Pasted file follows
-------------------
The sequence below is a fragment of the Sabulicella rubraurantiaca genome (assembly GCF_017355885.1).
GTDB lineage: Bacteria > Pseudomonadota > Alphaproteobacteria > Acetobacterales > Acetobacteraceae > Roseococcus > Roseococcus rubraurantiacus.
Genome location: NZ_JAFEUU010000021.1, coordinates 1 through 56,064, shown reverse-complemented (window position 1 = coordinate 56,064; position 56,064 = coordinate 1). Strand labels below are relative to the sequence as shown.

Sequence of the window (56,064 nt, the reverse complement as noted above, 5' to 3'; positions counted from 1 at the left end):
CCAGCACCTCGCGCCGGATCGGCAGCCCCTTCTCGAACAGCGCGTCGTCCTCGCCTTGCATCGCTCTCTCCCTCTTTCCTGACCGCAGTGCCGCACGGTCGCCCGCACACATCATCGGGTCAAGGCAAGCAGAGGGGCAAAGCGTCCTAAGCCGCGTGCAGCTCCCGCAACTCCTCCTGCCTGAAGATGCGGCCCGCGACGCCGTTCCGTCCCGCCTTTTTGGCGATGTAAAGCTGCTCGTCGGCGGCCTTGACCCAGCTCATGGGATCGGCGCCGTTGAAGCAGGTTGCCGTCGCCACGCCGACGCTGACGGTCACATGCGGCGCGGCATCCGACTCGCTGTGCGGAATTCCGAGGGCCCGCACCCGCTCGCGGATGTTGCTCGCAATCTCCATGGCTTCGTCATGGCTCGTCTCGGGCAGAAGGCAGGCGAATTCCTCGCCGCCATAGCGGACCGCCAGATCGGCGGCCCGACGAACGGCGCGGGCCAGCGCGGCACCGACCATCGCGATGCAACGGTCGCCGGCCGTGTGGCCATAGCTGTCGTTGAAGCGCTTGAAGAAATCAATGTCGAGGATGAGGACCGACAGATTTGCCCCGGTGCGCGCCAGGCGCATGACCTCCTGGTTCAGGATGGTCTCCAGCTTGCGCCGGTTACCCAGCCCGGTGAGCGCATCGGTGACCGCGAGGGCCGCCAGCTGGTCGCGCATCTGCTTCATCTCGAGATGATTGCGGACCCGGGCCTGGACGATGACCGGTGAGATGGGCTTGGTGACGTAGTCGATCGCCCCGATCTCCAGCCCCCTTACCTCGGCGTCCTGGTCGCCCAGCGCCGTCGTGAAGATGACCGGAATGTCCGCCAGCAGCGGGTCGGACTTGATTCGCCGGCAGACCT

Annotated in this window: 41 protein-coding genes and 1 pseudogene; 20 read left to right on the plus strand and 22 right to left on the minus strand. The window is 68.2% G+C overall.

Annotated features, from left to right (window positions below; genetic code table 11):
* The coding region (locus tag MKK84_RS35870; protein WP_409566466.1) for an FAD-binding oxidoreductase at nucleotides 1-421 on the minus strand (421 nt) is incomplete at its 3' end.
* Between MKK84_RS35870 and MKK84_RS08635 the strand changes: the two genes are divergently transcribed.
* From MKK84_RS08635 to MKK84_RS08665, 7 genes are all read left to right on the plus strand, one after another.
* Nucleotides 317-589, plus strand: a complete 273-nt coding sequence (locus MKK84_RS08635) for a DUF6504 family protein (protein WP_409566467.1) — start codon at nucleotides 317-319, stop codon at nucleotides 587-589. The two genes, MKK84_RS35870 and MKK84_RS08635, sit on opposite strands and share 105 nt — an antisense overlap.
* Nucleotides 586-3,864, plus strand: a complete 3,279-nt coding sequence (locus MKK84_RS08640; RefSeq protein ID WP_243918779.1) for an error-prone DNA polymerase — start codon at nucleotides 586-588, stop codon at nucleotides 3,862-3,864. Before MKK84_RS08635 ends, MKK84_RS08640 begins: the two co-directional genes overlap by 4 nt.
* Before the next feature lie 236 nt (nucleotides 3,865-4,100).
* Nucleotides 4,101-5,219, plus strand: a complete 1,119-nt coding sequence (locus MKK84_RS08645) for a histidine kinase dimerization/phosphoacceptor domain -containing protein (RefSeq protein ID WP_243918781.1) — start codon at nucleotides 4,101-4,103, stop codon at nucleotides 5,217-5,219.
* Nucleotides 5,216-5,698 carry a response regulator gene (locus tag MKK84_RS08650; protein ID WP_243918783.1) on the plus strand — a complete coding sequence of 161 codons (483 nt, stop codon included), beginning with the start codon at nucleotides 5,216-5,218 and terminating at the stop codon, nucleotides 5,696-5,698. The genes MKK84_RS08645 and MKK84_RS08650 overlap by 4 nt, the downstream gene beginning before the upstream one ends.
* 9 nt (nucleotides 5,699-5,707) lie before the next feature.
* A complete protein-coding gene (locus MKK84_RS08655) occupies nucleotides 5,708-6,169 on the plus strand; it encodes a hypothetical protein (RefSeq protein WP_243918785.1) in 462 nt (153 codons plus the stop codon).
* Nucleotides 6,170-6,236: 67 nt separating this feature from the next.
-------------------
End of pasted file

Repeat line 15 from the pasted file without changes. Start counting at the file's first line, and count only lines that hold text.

* Nucleotides 5,216-5,698 carry a response regulator gene (locus tag MKK84_RS08650; protein ID WP_243918783.1) on the plus strand — a complete coding sequence of 161 codons (483 nt, stop codon included), beginning with the start codon at nucleotides 5,216-5,218 and terminating at the stop codon, nucleotides 5,696-5,698. The genes MKK84_RS08645 and MKK84_RS08650 overlap by 4 nt, the downstream gene beginning before the upstream one ends.